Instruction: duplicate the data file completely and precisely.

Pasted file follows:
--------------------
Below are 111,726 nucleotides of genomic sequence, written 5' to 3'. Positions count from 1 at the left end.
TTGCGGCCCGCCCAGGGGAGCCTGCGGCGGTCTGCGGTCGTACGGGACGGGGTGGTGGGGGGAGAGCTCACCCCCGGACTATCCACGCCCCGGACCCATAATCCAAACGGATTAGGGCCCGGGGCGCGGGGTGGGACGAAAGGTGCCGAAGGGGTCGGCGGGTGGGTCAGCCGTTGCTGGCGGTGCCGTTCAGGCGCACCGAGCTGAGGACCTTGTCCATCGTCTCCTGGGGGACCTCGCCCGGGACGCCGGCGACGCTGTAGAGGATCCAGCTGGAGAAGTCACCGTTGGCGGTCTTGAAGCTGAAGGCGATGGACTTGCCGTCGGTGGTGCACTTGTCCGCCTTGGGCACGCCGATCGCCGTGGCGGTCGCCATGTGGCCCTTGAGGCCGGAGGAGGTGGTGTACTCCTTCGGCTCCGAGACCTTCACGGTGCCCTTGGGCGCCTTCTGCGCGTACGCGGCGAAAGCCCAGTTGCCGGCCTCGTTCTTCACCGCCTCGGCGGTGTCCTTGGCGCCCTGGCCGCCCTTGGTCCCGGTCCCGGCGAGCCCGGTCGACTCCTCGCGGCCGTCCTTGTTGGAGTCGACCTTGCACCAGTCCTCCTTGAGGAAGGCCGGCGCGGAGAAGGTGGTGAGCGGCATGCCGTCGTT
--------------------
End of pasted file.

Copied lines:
Below are 111,726 nucleotides of genomic sequence, written 5' to 3'. Positions count from 1 at the left end.
TTGCGGCCCGCCCAGGGGAGCCTGCGGCGGTCTGCGGTCGTACGGGACGGGGTGGTGGGGGGAGAGCTCACCCCCGGACTATCCACGCCCCGGACCCATAATCCAAACGGATTAGGGCCCGGGGCGCGGGGTGGGACGAAAGGTGCCGAAGGGGTCGGCGGGTGGGTCAGCCGTTGCTGGCGGTGCCGTTCAGGCGCACCGAGCTGAGGACCTTGTCCATCGTCTCCTGGGGGACCTCGCCCGGGACGCCGGCGACGCTGTAGAGGATCCAGCTGGAGAAGTCACCGTTGGCGGTCTTGAAGCTGAAGGCGATGGACTTGCCGTCGGTGGTGCACTTGTCCGCCTTGGGCACGCCGATCGCCGTGGCGGTCGCCATGTGGCCCTTGAGGCCGGAGGAGGTGGTGTACTCCTTCGGCTCCGAGACCTTCACGGTGCCCTTGGGCGCCTTCTGCGCGTACGCGGCGAAAGCCCAGTTGCCGGCCTCGTTCTTCACCGCCTCGGCGGTGTCCTTGGCGCCCTGGCCGCCCTTGGTCCCGGTCCCGGCGAGCCCGGTCGACTCCTCGCGGCCGTCCTTGTTGGAGTCGACCTTGCACCAGTCCTCCTTGAGGAAGGCCGGCGCGGAGAAGGTGGTGAGCGGCATGCCGTCGTT